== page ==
Not if but when; MOH says you’ll likely be ill from Omicron

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Lambton’s medical officer of health says it’s not a question of if you will get COVID-19 but when.

Dr. Sudit Ranade says because the Omicron variant spreads so easily, the number of people contracting the virus will continue to grow rapidly and public health across Canada will likely loose track of exactly how many people have become sick.

Thursday, Ontario reported the highest number of people testing positive for COVID-19 in one day, 5,790. Experts say that may just be the tip of the iceberg since many people have mild symptoms and wouldn’t have been tested and others wait days before accessing testing because there are so many people trying to find out if they are COVID-19 positive.

“Most people are going to be exposed to COVID over the next several months. The decisions that we make now and later are about when we get exposed, as opposed to whether we’ll get exposed,” Ranade told reporters thursday.

“That is a current reality that we are facing with Omicron because of how transmissible it is.”

Lambton reported 57 people testing positive for COVID-19 today – and an additional death.

Ranade expects the trend to continue. “With lots and lots of people gathering, we are going to see lots and lots of cases… As cases get exponentially higher, the ability of the system to handle different parts of what we had been doing is going to actually diminish to the place where those things are no longer feasible.”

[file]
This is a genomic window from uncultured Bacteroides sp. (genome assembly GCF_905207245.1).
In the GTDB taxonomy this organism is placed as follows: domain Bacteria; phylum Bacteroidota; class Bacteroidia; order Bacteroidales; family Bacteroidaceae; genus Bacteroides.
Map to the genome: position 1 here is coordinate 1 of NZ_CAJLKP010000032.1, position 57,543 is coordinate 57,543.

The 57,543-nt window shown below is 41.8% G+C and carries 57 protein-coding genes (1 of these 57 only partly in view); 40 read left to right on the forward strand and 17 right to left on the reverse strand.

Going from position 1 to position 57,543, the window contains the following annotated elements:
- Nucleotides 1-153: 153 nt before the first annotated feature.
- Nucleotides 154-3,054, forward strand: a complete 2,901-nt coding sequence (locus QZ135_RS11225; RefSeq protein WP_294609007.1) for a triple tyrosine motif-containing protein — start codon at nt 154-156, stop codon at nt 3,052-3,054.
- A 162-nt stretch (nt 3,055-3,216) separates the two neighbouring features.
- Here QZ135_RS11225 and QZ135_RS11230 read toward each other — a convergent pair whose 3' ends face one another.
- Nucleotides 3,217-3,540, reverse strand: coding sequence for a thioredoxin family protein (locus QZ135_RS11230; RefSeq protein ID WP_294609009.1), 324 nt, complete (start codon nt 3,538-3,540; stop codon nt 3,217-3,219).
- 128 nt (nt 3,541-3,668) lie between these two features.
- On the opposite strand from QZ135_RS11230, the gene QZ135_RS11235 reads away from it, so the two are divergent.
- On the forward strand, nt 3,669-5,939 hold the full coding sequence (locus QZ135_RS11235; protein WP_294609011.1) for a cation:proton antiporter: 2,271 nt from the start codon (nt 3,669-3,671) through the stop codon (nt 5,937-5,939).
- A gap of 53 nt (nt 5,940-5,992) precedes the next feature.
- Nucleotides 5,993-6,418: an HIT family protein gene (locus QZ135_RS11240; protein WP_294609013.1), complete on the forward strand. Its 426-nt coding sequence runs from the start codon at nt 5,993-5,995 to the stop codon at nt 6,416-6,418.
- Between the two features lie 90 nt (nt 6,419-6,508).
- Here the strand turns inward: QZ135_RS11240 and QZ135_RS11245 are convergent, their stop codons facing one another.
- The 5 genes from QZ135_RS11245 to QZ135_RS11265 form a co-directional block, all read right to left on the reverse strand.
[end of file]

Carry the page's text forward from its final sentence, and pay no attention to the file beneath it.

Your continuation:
The province has already to told public health to make sure they reach the close contacts of the highest risk cases, like health care workers and those in long term care. It’s also asking people who are ill to reach out to their own contacts and just start isolating without direction from public health.

Ranade says with the large number of people getting the variant, “the impact of contact tracing is no longer there, you can’t really get any bang for that” because COVID is everywhere.

And he says, soon, you may not be able to find out positively that you have COVID.

“Right now we’re saying, ‘if you have symptoms, you should go get a test. And there are some avenues by which you can do that.’ But over time, as the testing system gets overwhelmed, the province may have to restrict the eligibility for testing to certain conditions, for example, certain, you know, people who work in high risk settings.

“If you’re very ill or not feeling well, you should be staying away from other people just as we do for flu just as we do for other diseases or respiratory condition.

“But the implication, of course, that will be because we’re not testing as much, we again, we you know, the numbers themselves will be kind of somewhat unreliable in terms of what cases are out there.”

The measure of how severe COVID-19 has become, Ranade said, will be the number of people who are severely ill in hospital.

And he says at this point, public health can no longer accurately trace how many cases of COVID there are and what percentage of people are getting severely ill.

Ranade says for now, public health is focusing on getting booster shots to those over 70. They have the highest risk of severe problems because of COVID. Public health will be trying to open up more appointments for booster shots for them.

For everyone else, Ranade says vaccine, even without the booster, will protect most people.

“If you’ve had two doses of vaccine that is really highly protective against the outcome that we care about the most, which is whether or not you have severe disease.”